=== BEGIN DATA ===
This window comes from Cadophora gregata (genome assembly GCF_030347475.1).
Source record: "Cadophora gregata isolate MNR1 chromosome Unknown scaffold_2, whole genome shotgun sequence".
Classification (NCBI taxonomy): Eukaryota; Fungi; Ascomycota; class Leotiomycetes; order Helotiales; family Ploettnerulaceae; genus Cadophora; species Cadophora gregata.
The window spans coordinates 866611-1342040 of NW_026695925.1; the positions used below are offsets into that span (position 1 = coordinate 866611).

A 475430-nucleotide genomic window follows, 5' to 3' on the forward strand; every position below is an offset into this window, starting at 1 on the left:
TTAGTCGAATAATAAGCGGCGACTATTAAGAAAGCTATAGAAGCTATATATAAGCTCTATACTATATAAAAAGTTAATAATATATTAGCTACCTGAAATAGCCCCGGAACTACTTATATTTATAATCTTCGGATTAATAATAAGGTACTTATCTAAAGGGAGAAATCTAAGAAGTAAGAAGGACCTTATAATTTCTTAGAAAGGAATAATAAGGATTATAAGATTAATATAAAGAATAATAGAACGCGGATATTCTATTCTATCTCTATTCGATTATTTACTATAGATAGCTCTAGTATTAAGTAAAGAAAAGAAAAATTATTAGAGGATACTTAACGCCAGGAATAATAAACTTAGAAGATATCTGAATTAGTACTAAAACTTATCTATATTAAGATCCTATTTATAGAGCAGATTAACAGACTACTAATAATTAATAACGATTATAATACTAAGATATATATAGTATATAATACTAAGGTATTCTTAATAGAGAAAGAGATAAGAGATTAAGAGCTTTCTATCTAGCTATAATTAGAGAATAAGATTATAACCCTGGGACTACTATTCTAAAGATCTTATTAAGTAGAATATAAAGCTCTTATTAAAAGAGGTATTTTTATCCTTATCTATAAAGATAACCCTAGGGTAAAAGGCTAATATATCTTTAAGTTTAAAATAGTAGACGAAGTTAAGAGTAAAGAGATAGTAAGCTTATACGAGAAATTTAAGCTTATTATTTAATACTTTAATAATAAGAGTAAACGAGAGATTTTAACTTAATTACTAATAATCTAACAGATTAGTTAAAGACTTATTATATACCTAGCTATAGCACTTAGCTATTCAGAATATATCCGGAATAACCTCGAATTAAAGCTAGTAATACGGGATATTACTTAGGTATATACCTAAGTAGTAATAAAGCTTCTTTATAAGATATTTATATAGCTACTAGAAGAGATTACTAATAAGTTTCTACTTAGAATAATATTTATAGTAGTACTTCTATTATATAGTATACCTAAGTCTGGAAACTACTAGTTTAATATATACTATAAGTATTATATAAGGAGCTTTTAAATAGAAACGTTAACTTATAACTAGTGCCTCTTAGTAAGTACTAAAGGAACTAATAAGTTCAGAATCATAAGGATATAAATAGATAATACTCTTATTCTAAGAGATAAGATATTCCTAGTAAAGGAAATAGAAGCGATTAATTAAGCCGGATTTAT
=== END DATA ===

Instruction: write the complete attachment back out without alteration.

This window comes from Cadophora gregata (genome assembly GCF_030347475.1).
Source record: "Cadophora gregata isolate MNR1 chromosome Unknown scaffold_2, whole genome shotgun sequence".
Classification (NCBI taxonomy): Eukaryota; Fungi; Ascomycota; class Leotiomycetes; order Helotiales; family Ploettnerulaceae; genus Cadophora; species Cadophora gregata.
The window spans coordinates 866611-1342040 of NW_026695925.1; the positions used below are offsets into that span (position 1 = coordinate 866611).

A 475430-nucleotide genomic window follows, 5' to 3' on the forward strand; every position below is an offset into this window, starting at 1 on the left:
TTAGTCGAATAATAAGCGGCGACTATTAAGAAAGCTATAGAAGCTATATATAAGCTCTATACTATATAAAAAGTTAATAATATATTAGCTACCTGAAATAGCCCCGGAACTACTTATATTTATAATCTTCGGATTAATAATAAGGTACTTATCTAAAGGGAGAAATCTAAGAAGTAAGAAGGACCTTATAATTTCTTAGAAAGGAATAATAAGGATTATAAGATTAATATAAAGAATAATAGAACGCGGATATTCTATTCTATCTCTATTCGATTATTTACTATAGATAGCTCTAGTATTAAGTAAAGAAAAGAAAAATTATTAGAGGATACTTAACGCCAGGAATAATAAACTTAGAAGATATCTGAATTAGTACTAAAACTTATCTATATTAAGATCCTATTTATAGAGCAGATTAACAGACTACTAATAATTAATAACGATTATAATACTAAGATATATATAGTATATAATACTAAGGTATTCTTAATAGAGAAAGAGATAAGAGATTAAGAGCTTTCTATCTAGCTATAATTAGAGAATAAGATTATAACCCTGGGACTACTATTCTAAAGATCTTATTAAGTAGAATATAAAGCTCTTATTAAAAGAGGTATTTTTATCCTTATCTATAAAGATAACCCTAGGGTAAAAGGCTAATATATCTTTAAGTTTAAAATAGTAGACGAAGTTAAGAGTAAAGAGATAGTAAGCTTATACGAGAAATTTAAGCTTATTATTTAATACTTTAATAATAAGAGTAAACGAGAGATTTTAACTTAATTACTAATAATCTAACAGATTAGTTAAAGACTTATTATATACCTAGCTATAGCACTTAGCTATTCAGAATATATCCGGAATAACCTCGAATTAAAGCTAGTAATACGGGATATTACTTAGGTATATACCTAAGTAGTAATAAAGCTTCTTTATAAGATATTTATATAGCTACTAGAAGAGATTACTAATAAGTTTCTACTTAGAATAATATTTATAGTAGTACTTCTATTATATAGTATACCTAAGTCTGGAAACTACTAGTTTAATATATACTATAAGTATTATATAAGGAGCTTTTAAATAGAAACGTTAACTTATAACTAGTGCCTCTTAGTAAGTACTAAAGGAACTAATAAGTTCAGAATCATAAGGATATAAATAGATAATACTCTTATTCTAAGAGATAAGATATTCCTAGTAAAGGAAATAGAAGCGATTAATTAAGCCGGATTTAT